The Magazine

Embryonic America

How democracy was nourished in the young Republic.

Apr 24, 2006, Vol. 11, No. 30 • By JAMES M. BANNER JR.
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Only the War for the Union could decide which form of democracy would prevail, and the North's did. Wilentz concludes with a riveting photograph of a postwar Virginia jury of 12 men, seven of whom are black. The shared responsibility for democratic society by members of both races, like those dozen jurymen, was the promise of political democracy wrested from the South by war. But it was a promise soon aborted and not fully realized until our own time.

These themes by no means make up the entire structure of the book, nor do they exhaust its virtues, of which there are many. Every history like this must take up certain basic topics. Wilentz's coverage of most is superb, his pages on the Democratic-Republican Societies of the 1790s, and the Missouri Compromise of 1820, for instance, being particularly penetrating models of their kind. A single page on John Brown is beyond compare.

Wilentz rarely takes his eyes off the states, where so much of the day's political action was located--and where readers may sometimes tire. He joins a line of recent interpretation that holds higher the presidential achievements of James Madison than earlier historians did. He fails to give enough credit to the Federalists and Whigs, the conservative political forces of their days, for their contributions to the emergence of democracy. And--signs of his old self--he occasionally falls into the trap of seeing workers allied with the Jacksonians as rational, and those voting for the Whigs as elite-led and passive. But these are small faults in such a massive work.

For all the book's achievements, it would be a mistake to think that Wilentz's presentation of the slow emergence of white manhood democracy by the time of the Civil War is the history of "the rise of democracy" in all its many possible forms. It's the history of the rise of political democracy. But what of social and cultural democracy? Here, a fuller, parallel history could have been interleaved to good effect. Yes, the book would have been even thicker and heavier. But it would have had more about voluntary associations, about reform societies and religion, about the emergence to positions of great moral authority and effective administrative capacity of thousands of women, about the great democratic literary renaissance typified by the works of Herman Melville, Nathaniel Hawthorne, Ralph Waldo Emerson, Henry David Thoreau, and, especially, Walt Whitman.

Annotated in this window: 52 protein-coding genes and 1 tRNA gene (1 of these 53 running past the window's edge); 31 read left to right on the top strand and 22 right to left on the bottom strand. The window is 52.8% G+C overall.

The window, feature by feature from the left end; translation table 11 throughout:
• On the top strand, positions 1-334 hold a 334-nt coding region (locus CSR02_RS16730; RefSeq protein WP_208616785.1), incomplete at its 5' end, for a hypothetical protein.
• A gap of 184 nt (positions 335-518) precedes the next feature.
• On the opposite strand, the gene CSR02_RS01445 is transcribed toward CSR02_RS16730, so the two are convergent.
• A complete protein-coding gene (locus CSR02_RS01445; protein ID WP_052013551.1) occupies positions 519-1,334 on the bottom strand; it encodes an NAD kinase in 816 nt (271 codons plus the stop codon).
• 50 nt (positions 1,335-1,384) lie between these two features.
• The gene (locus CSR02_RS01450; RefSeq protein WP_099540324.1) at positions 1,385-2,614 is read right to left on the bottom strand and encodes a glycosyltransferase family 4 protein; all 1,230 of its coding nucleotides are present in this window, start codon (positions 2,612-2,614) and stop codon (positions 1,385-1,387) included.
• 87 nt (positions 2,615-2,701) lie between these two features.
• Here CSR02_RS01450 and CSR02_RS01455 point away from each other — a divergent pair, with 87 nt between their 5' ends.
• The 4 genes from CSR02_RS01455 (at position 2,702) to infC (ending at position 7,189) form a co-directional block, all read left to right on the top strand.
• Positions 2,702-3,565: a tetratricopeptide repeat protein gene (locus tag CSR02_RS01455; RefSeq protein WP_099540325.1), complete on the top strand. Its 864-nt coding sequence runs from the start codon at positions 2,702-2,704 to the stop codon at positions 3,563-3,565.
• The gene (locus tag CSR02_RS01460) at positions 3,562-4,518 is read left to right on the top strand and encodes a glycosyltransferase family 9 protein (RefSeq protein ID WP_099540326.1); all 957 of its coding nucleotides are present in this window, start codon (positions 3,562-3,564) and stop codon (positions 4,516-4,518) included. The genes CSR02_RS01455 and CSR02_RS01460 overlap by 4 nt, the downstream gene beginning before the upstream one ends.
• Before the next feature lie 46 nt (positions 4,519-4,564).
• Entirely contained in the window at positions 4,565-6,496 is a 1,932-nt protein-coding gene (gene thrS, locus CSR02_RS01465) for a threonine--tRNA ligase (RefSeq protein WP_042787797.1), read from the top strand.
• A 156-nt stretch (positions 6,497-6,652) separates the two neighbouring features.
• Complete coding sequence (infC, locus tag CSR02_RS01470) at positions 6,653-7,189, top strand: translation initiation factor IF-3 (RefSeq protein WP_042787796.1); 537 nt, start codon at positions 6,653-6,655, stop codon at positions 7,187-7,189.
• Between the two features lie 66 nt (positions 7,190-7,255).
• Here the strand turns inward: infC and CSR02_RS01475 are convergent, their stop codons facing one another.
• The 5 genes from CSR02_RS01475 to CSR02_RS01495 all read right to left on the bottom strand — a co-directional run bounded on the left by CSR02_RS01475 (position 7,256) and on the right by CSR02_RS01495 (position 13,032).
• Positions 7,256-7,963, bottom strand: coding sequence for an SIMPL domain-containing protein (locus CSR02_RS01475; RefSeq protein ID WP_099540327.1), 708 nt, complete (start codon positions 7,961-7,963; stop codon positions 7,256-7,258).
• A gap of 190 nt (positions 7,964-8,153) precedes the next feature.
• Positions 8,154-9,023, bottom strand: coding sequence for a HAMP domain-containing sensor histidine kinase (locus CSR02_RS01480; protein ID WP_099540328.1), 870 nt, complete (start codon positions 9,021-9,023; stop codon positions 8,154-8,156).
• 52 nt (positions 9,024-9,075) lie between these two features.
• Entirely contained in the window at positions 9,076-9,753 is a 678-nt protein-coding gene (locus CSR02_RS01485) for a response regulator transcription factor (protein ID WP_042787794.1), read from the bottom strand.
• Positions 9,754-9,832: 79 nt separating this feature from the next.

To limit the story principally to political issues, movements, developments, and institutions makes it possible for Wilentz to prove his point about the robust life that remains in history told from a political perspective. But it also truncates the story and prevents it from becoming the even grander-scope saga that it might have been.

Nevertheless, the narrative Wilentz offers of the extension of political democracy is unsurpassed as the American nation's--indeed, any nation's--central narrative. For the United States, only one other such narrative is available to rival it: The stitching together of a nation from all the people on the face of the earth, the emergence of political, social, and cultural democracy for all Americans from the welter of humans and traditions that have composed the nation from its birth. That's a different tale from the one Wilentz chooses to convey; he cannot be criticized for the choice he has made. But a reader should bear in mind that there does remain the option of telling the story otherwise.

Yet do either of these narratives serve the search for what historians used to call a usable past? Surely none would dispute that, in our fractured world, both story lines can offer beacons of hope and guidance to those attempting to create democracy and comity out of the wreckage of tyranny and tribalism.

There does, however, remain one other grand way of telling the American story, one rarely ventured, even though we ourselves need to understand it. After all, other people--the British, Canadians, Australians, French, even the Germans--can teach the world about democracy and market economies. Some others can set examples of how to build multiethnic and multiracial societies. But what of the history of an open society, a society in which all that is not harmful to others is tolerated and permitted? Americans probably do about as good a job of managing an open society as can be conceived, despite our bitter battles, our stumbles, and sometimes our outright failures. Yet, alongside the number of histories of democracy, and of the peopling of the United States, one is hard-pressed to find a single history of the nation told as the history of the emergence of an open society from a closed one.

Until we have such a history, this will stand as the best available account of the growth of political democracy in the United States in the first three-quarters of a century of government under the Constitution. It is difficult to imagine a better one.

James M. Banner Jr., a historian in Washington, is co-director of the History News Service.